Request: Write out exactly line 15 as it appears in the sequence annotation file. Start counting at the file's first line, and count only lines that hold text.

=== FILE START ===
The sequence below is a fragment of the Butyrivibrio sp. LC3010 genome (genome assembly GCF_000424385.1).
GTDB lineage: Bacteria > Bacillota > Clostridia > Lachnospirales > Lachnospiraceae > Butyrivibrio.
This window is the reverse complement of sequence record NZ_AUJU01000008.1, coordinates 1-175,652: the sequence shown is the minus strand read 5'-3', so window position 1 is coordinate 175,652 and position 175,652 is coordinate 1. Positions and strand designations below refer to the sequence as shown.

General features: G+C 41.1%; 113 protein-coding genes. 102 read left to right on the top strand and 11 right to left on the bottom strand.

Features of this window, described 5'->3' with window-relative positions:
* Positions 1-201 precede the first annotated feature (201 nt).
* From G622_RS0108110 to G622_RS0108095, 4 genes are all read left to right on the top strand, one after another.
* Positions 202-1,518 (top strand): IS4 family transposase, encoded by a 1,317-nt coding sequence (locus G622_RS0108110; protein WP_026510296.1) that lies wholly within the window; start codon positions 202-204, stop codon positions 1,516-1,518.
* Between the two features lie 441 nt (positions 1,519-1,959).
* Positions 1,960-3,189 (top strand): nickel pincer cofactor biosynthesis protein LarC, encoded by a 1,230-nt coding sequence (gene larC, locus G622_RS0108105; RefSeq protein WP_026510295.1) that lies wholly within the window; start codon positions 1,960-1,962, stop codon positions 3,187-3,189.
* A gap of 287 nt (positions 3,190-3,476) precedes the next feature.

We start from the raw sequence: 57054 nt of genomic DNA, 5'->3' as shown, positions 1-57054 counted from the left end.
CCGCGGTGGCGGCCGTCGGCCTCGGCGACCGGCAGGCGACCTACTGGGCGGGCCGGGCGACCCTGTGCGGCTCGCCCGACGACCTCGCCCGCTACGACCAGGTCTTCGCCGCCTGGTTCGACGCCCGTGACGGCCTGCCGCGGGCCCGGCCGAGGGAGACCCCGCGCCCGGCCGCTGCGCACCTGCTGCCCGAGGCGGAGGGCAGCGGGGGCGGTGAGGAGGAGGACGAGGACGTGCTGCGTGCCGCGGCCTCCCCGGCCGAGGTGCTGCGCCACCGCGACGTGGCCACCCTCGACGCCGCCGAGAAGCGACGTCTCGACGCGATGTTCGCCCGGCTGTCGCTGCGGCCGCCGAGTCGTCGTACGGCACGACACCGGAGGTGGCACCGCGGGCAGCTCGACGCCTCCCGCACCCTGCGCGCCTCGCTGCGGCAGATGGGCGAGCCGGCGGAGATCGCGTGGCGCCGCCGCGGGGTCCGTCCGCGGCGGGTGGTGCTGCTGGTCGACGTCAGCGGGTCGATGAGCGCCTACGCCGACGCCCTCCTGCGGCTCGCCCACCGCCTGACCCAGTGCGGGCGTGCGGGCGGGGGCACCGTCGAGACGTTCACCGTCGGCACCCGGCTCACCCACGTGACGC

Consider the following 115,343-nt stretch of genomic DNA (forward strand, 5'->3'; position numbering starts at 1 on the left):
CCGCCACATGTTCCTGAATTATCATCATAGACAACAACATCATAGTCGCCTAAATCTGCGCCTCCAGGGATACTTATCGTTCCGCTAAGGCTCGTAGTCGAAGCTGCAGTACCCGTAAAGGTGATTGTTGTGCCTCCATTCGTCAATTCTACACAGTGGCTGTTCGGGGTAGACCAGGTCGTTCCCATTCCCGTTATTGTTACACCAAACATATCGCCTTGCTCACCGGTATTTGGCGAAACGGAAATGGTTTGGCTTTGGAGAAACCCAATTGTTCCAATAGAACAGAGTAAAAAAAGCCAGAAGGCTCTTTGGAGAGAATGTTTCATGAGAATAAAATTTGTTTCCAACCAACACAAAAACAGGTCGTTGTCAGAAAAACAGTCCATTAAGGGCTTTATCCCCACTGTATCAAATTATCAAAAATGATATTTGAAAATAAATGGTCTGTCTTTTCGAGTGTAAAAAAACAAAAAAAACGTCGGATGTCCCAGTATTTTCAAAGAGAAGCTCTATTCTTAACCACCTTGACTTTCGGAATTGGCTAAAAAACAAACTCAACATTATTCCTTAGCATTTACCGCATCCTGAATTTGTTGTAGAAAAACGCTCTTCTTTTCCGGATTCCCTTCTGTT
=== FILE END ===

CCGCCACATGTTCCTGAATTATCATCATAGACAACAACATCATAGTCGCCTAAATCTGCGCCTCCAGGGATACTTATCGTTCCGCTAAGGCTCGTAGTCGAAGCTGCAGTACCCGTAAAGGTGATTGTTGTGCCTCCATTCGTCAATTCTACACAGTGGCTGTTCGGGGTAGACCAGGTCGTTCCCATTCCCGTTATTGTTACACCAAACATATCGCCTTGCTCACCGGTATTTGGCGAAACGGAAATGGTTTGGCTTTGGAGAAACCCAATTGTTCCAATAGAACAGAGTAAAAAAAGCCAGAAGGCTCTTTGGAGAGAATGTTTCATGAGAATAAAATTTGTTTCCAACCAACACAAAAACAGGTCGTTGTCAGAAAAACAGTCCATTAAGGGCTTTATCCCCACTGTATCAAATTATCAAAAATGATATTTGAAAATAAATGGTCTGTCTTTTCGAGTGTAAAAAAACAAAAAAAACGTCGGATGTCCCAGTATTTTCAAAGAGAAGCTCTATTCTTAACCACCTTGACTTTCGGAATTGGCTAAAAAACAAACTCAACATTATTCCTTAGCATTTACCGCATCCTGAATTTGTTGTAGAAAAACGCTCTTCTTTTCCGGATTCCCTTCTGTT